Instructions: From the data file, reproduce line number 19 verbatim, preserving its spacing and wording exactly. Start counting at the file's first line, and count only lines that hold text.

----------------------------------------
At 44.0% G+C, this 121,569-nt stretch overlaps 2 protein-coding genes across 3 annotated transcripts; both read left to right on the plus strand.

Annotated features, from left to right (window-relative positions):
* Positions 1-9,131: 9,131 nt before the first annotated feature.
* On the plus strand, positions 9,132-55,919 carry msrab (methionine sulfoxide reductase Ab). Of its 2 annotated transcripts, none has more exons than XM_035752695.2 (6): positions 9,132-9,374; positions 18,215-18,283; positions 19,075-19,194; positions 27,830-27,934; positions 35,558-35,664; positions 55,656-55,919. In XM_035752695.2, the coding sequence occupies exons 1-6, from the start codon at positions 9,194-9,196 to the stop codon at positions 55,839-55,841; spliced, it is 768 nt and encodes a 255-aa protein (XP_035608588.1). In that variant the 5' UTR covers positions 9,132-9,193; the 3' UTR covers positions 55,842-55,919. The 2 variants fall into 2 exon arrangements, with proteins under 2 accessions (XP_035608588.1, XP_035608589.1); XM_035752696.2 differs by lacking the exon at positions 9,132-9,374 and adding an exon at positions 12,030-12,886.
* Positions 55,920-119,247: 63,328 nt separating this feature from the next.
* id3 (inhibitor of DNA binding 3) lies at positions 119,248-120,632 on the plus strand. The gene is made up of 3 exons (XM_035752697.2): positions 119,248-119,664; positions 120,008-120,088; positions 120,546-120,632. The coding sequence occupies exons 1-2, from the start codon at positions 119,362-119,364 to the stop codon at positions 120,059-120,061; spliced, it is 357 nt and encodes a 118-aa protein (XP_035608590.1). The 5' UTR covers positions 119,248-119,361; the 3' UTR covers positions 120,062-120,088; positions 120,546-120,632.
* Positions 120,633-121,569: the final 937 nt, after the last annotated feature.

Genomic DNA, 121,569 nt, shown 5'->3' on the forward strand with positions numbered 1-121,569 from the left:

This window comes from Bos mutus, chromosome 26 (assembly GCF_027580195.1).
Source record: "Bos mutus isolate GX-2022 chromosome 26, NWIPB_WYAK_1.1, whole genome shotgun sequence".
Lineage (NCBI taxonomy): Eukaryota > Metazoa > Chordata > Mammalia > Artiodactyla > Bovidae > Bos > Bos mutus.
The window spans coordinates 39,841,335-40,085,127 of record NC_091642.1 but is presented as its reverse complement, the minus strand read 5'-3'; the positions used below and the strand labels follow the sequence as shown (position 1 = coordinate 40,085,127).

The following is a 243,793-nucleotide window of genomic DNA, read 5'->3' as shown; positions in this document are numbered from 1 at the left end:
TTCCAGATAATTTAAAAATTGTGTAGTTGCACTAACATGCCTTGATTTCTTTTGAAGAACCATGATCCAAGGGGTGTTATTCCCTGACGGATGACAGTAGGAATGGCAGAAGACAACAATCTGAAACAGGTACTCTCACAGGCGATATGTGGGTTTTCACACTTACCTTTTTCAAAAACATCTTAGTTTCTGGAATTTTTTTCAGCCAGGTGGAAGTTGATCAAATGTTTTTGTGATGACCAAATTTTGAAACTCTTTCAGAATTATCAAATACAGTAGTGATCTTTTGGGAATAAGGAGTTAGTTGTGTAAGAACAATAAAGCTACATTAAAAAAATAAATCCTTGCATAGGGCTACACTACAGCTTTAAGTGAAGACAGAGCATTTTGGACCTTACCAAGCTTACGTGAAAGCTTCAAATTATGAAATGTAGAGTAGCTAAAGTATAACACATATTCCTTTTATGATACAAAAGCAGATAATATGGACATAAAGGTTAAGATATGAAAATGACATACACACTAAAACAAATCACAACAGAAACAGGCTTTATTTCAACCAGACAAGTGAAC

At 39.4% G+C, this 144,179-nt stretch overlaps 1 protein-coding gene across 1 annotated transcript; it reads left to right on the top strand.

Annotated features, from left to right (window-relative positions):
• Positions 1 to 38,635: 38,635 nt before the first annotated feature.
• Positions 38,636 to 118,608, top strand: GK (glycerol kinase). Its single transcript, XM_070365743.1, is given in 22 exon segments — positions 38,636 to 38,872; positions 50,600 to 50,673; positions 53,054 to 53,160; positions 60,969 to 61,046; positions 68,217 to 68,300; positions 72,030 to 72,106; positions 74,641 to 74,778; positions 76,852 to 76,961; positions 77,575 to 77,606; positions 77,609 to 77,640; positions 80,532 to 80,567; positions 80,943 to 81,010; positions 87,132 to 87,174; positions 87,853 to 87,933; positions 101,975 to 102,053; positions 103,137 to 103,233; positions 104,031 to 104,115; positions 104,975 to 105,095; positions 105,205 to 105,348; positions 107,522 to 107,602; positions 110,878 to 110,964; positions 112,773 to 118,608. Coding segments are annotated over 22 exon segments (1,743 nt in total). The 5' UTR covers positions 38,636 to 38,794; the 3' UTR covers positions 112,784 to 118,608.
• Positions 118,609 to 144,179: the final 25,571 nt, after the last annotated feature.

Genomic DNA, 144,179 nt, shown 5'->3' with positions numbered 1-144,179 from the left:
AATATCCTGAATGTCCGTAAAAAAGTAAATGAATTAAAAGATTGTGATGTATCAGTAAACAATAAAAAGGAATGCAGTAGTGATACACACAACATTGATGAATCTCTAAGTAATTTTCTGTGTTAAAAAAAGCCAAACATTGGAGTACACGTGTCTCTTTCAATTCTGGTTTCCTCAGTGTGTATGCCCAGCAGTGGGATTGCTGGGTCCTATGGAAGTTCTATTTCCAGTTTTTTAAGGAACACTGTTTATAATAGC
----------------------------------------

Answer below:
• Positions 118,609 to 144,179: the final 25,571 nt, after the last annotated feature.